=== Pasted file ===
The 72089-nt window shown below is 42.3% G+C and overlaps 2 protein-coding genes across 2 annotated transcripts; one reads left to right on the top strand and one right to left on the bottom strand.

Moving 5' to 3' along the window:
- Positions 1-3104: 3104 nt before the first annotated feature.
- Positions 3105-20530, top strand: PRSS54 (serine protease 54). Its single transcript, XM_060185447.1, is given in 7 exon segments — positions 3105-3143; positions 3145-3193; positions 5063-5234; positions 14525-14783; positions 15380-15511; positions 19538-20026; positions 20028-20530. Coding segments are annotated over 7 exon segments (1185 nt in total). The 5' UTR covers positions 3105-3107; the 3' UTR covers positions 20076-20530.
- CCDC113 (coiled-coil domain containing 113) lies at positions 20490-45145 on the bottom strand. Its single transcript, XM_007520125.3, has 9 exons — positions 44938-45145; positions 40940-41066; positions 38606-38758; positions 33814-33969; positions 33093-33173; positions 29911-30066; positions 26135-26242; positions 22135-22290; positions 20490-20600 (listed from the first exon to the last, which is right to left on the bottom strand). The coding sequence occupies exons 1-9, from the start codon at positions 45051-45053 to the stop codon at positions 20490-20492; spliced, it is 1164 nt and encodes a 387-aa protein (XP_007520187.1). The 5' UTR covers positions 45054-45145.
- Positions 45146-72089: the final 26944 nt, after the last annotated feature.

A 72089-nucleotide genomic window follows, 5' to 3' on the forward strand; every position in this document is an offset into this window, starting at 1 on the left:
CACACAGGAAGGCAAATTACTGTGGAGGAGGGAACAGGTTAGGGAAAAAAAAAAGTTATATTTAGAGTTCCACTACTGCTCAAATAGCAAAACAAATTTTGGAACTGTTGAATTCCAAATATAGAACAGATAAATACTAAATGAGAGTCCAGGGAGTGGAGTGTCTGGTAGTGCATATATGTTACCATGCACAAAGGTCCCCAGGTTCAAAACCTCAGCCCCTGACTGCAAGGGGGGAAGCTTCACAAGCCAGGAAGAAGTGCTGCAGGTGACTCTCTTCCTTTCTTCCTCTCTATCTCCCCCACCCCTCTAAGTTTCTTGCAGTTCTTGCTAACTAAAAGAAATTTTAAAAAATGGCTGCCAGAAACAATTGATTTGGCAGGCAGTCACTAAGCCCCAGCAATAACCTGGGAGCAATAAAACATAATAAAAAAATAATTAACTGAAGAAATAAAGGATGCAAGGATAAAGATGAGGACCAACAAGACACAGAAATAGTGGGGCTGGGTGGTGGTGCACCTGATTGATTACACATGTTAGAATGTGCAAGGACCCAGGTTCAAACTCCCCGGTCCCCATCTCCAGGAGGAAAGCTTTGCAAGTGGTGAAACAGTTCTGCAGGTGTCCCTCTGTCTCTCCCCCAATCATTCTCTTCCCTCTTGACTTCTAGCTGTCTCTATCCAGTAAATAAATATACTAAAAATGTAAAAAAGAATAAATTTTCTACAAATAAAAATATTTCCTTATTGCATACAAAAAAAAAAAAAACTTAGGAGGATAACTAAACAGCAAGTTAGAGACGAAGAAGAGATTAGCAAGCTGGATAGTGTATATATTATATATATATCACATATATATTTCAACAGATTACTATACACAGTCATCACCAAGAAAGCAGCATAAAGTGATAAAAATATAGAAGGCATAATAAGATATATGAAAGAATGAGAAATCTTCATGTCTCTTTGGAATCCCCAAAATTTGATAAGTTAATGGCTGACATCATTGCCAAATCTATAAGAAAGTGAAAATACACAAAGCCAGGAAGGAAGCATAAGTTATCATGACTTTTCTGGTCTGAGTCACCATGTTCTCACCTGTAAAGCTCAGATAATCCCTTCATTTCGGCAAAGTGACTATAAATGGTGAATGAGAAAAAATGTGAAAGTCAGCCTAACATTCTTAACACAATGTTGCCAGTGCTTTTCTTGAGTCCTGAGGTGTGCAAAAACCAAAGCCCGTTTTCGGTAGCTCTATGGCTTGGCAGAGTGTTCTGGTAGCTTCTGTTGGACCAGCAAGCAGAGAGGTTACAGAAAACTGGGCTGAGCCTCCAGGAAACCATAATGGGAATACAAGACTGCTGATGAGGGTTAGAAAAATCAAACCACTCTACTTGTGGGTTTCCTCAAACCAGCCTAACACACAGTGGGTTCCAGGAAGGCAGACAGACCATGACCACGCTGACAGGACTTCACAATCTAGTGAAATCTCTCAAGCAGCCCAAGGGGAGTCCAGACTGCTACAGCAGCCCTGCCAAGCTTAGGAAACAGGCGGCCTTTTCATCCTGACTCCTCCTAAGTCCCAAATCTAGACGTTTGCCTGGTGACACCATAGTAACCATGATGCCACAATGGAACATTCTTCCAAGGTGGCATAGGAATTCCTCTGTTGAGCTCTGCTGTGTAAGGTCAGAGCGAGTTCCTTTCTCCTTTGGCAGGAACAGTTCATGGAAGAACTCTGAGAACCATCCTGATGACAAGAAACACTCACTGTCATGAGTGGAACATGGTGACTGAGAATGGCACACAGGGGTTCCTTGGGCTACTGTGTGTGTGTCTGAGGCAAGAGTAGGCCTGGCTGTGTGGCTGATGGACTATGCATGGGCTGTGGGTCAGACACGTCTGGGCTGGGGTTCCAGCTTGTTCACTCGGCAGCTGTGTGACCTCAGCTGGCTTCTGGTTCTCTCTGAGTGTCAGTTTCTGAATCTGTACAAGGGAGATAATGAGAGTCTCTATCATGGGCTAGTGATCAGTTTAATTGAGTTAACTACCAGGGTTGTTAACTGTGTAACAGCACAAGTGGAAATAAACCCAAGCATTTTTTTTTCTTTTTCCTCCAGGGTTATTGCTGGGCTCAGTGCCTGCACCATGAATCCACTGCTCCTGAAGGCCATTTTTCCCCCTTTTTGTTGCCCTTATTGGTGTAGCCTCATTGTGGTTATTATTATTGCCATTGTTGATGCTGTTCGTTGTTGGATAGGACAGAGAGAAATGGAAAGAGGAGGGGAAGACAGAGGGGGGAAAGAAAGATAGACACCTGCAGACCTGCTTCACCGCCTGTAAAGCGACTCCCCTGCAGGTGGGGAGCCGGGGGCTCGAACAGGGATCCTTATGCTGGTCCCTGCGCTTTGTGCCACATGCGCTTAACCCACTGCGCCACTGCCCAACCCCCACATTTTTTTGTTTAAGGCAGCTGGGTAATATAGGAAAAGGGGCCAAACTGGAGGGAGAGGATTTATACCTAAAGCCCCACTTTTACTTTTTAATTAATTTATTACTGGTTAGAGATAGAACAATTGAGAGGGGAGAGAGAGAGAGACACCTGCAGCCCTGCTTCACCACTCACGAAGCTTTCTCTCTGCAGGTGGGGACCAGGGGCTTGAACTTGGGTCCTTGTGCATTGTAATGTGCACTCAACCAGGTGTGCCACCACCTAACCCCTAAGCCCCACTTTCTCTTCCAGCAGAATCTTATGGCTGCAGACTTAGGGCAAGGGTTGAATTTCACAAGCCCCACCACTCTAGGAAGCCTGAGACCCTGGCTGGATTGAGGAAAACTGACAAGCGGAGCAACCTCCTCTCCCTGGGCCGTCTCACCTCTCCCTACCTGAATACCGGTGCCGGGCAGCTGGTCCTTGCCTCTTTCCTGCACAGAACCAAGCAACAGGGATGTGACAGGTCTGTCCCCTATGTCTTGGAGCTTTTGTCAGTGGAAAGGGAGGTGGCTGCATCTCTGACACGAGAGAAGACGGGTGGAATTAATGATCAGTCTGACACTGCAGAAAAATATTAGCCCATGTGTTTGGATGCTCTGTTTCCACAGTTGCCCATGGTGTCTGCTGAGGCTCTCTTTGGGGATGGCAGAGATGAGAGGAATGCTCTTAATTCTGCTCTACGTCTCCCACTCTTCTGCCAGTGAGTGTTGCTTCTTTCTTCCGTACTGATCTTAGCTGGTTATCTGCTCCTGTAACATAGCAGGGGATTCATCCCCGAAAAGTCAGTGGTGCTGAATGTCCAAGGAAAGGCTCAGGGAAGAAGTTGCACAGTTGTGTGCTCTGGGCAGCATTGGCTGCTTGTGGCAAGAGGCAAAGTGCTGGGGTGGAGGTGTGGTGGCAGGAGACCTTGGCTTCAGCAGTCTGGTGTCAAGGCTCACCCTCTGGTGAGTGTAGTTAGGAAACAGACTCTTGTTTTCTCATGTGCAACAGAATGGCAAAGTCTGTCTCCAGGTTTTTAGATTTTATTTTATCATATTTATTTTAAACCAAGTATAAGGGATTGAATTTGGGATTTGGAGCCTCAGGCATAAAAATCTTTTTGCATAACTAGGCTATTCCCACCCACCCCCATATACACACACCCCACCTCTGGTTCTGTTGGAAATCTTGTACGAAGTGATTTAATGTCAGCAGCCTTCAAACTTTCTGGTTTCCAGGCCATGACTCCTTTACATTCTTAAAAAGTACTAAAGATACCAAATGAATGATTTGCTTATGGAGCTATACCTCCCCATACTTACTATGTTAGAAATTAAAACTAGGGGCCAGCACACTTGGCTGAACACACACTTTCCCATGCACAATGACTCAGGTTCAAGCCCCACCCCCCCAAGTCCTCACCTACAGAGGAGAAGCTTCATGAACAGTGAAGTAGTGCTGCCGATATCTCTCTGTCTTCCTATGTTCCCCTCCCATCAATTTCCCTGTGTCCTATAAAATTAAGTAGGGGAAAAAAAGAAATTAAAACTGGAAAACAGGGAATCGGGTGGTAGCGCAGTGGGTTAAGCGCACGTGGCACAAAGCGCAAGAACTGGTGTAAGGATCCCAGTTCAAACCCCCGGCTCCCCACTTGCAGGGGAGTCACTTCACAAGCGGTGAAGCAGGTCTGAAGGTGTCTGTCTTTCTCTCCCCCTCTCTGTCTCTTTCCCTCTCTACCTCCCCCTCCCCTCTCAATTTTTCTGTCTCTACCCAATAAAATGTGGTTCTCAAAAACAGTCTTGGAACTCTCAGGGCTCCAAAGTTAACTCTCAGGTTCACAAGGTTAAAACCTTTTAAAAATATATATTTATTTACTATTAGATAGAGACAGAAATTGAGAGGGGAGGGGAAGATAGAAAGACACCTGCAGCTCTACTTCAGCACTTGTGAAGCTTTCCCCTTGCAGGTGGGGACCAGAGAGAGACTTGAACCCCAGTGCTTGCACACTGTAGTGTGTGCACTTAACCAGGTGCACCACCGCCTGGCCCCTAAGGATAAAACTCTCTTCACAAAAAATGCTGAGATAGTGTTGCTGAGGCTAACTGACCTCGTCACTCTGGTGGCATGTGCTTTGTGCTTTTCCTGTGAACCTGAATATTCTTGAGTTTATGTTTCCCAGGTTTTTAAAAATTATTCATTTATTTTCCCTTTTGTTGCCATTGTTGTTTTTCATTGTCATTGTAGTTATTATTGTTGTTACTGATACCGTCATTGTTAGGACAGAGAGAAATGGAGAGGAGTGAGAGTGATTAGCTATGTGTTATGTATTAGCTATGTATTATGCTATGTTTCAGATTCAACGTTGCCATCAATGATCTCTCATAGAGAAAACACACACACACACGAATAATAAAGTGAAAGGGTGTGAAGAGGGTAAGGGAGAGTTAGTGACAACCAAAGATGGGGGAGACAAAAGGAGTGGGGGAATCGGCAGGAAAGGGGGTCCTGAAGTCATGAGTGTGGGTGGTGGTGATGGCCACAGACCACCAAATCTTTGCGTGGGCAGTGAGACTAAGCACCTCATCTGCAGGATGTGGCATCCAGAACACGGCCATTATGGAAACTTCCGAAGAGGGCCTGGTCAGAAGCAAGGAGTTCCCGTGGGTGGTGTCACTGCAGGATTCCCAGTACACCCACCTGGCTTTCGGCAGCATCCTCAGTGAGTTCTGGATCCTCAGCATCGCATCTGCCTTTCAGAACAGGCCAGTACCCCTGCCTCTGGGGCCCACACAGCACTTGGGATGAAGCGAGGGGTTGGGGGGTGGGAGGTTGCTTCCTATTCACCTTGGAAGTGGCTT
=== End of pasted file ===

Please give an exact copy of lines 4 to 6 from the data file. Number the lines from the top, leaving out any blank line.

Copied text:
- Positions 3105-20530, top strand: PRSS54 (serine protease 54). Its single transcript, XM_060185447.1, is given in 7 exon segments — positions 3105-3143; positions 3145-3193; positions 5063-5234; positions 14525-14783; positions 15380-15511; positions 19538-20026; positions 20028-20530. Coding segments are annotated over 7 exon segments (1185 nt in total). The 5' UTR covers positions 3105-3107; the 3' UTR covers positions 20076-20530.
- CCDC113 (coiled-coil domain containing 113) lies at positions 20490-45145 on the bottom strand. Its single transcript, XM_007520125.3, has 9 exons — positions 44938-45145; positions 40940-41066; positions 38606-38758; positions 33814-33969; positions 33093-33173; positions 29911-30066; positions 26135-26242; positions 22135-22290; positions 20490-20600 (listed from the first exon to the last, which is right to left on the bottom strand). The coding sequence occupies exons 1-9, from the start codon at positions 45051-45053 to the stop codon at positions 20490-20492; spliced, it is 1164 nt and encodes a 387-aa protein (XP_007520187.1). The 5' UTR covers positions 45054-45145.
- Positions 45146-72089: the final 26944 nt, after the last annotated feature.